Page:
According to reporting by human rights groups, Iran has imposed the death penalty on two women - because they are prominent lesbians.
Based on the available reporting, the women involved are 31-year-old Zahra Sediqi Hamedani, alias Sareh from Naqadeh, and 24-year-old Elham Chubdar from Urmia. They have apparently been sentenced to death by the Revolutionary Court of Urmia on charges of “corruption on earth through the promotion of homosexuality”.
A third woman - 52-year-old Soheila Ashrafi - is believed to be facing similar charges.
According to the reports, Sediqi was detained in 2021 as she attempted to cross the border into Turkey where she planned to seek asylum.
It's believed that social media posts by the women is what has attracted the attention of Iranian authorities.
What's life like for LGBTQ people in Iran?
Let's take a look at some of the key equality indicators.
Is homosexuality legal in Iran?
No. Same-sex sexuality activity and can be punishable by death.
There are numerous examples of the death penalty being applied to punish gay men, and imprisonment and corporal punishment are also frequently used to persecute gay men.
Within Persian culture, there is a strong tradition of celebrating same-sex desire. The modern-day extreme prohibition of homosexuality was partly driven by the imposition of Sharia law following the 1979 revolution. In this period, homosexuality was deliberately conflated with pedophilia.
Are there anti-discrimination protections in place for LGBTQ people in Iran?
There are no anti-discrimination protections that address the question of sexuality.
Is there Marriage Equality in Iran?
There is no legal recognition of same-sex relationships.
What’s life like for LGBTQ people in Iran?
Iran is an extremely dangerous place for LGBTQ people. There is systemic homophobia and state-sanctioned persecution and punishment.
LGBTQ people are forced to conceal their sexuality or risk imprisonment or death.
Information about LGBTQ people or topics are heavily censored.
What’s the history of gay sex in Iran?
Given the systemic homophobia that LGBTQ people experience in Iran today, it’s a bit surprising to look at the history of the country and realise that this used to be a fairly queer part of the world.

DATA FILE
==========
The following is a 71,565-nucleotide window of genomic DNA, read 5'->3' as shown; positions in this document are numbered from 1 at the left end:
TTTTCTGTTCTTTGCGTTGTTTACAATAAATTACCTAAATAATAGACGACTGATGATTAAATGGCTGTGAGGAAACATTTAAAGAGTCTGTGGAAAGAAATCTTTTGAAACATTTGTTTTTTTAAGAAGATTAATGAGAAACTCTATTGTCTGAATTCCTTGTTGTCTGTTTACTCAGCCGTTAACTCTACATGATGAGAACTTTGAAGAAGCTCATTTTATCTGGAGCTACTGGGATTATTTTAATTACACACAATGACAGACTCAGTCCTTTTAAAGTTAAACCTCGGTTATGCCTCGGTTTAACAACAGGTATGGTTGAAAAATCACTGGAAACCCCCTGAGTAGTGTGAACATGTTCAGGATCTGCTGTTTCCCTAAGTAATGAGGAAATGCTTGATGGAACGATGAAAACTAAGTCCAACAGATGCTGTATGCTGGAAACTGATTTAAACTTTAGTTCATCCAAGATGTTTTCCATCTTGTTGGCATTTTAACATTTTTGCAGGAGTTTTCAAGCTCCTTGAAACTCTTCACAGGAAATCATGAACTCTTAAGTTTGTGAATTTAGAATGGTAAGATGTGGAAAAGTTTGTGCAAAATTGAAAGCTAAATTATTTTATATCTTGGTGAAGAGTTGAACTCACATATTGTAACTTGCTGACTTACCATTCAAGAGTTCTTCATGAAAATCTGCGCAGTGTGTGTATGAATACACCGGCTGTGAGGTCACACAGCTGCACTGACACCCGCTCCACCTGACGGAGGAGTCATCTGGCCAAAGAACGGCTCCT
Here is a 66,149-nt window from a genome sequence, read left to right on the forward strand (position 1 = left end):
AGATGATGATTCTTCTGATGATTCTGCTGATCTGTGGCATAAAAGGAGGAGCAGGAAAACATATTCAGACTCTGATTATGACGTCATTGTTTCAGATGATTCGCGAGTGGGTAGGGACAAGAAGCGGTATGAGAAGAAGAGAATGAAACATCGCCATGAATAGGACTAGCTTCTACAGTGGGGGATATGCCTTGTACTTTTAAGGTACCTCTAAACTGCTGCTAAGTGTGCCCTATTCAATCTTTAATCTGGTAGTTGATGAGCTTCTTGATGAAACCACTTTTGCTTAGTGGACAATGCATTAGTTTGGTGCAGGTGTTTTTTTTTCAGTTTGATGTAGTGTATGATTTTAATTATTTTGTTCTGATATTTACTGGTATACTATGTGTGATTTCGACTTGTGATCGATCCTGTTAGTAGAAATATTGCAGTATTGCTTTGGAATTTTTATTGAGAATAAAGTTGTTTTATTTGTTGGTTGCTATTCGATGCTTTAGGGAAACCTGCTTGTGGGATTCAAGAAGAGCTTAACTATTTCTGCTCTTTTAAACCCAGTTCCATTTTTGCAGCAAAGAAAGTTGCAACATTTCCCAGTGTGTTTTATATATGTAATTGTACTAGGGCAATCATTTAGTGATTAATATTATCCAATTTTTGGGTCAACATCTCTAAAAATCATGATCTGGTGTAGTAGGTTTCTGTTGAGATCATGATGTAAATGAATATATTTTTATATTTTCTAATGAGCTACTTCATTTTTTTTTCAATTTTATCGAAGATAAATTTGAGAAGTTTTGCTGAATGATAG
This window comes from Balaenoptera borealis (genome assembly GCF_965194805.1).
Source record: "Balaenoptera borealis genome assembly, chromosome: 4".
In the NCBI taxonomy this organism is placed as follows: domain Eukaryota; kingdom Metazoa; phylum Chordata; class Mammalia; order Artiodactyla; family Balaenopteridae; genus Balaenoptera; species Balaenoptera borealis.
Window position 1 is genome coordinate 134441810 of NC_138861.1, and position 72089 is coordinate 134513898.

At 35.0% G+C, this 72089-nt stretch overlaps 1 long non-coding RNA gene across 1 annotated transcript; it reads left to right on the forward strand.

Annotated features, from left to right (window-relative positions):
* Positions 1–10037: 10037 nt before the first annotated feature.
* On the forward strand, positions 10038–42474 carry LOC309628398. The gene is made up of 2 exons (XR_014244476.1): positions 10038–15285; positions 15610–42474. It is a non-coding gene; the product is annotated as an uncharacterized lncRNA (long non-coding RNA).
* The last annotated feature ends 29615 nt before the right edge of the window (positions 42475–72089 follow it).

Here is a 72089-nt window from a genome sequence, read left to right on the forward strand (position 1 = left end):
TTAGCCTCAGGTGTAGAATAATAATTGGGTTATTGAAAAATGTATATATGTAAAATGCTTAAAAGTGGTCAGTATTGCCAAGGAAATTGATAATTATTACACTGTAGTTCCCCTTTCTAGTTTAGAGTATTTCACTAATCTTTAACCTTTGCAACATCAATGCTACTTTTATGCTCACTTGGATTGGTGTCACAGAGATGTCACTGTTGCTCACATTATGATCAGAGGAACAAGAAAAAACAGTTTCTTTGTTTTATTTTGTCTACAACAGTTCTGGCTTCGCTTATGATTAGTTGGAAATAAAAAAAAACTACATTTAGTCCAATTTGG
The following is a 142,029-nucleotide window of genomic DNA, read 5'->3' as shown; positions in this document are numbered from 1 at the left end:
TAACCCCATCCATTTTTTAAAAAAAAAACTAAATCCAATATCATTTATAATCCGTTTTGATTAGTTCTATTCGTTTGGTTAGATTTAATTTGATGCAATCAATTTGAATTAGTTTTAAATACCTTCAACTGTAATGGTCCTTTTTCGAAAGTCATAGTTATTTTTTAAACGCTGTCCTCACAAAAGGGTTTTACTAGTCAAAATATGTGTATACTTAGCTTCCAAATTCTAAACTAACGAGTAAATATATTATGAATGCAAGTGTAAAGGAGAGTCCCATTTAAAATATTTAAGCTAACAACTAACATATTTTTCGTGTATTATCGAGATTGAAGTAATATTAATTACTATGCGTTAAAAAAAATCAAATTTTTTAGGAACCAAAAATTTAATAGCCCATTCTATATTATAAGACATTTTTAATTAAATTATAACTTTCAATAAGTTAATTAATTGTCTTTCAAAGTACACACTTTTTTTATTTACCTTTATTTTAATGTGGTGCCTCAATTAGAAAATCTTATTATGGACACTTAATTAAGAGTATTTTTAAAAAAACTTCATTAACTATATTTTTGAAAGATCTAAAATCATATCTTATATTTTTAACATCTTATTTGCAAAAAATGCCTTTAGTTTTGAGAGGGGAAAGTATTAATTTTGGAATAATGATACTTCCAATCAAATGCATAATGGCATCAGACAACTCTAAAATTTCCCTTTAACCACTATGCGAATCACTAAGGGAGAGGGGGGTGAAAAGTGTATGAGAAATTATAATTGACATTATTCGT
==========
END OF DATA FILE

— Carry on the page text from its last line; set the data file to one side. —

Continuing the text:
Greek historians, from around the 5th century, documented a strong homosocial and homosexual tradition with the people of Persia.
Until the mid-seventeenth century, male houses of prostitution were recognised, tax-paying establishments.In the court of Naser al-Din Shah – who ruled Persia from 1848 to 1896 – keeping boy concubines was still an acceptable practice. In addition to his wives and harem, the Shah also had a young male lover, Malijak.
There is also a significant amount of literature in Persian that contain explicit same-sex illustrations.The work of prominent medieval Persian poet Saadi Shirazi has been interpreted as being homoerotic – particularly his writings of Bustan, and also Gulistan.
In her book, Sexual Politics in Modern Iran, researcher Janet Afary documents that in pre-modern Iran, same-sex sexual activity could be described as highly-codified status-defined homosexuality. Afary’s research reveals that it was relatively common for an older man to take a young man – the amrad – as a sexual partner.
These intergenerational same-sex relationships were highly-codified in that there were rules of courtship that had to be followed – the bestowal of presents, the teaching of literary texts, bodybuilding and military training, mentorship, and the development of social contacts that would help the younger man’s prospects or career. Sometimes men exchanged vows, known as brotherhood sigehs. The courtship rules were written down and passed from fathers to sons. As in Ancient Greece, fathers educated their sons on how to be courted by influential men who could play an important role in the boy’s future.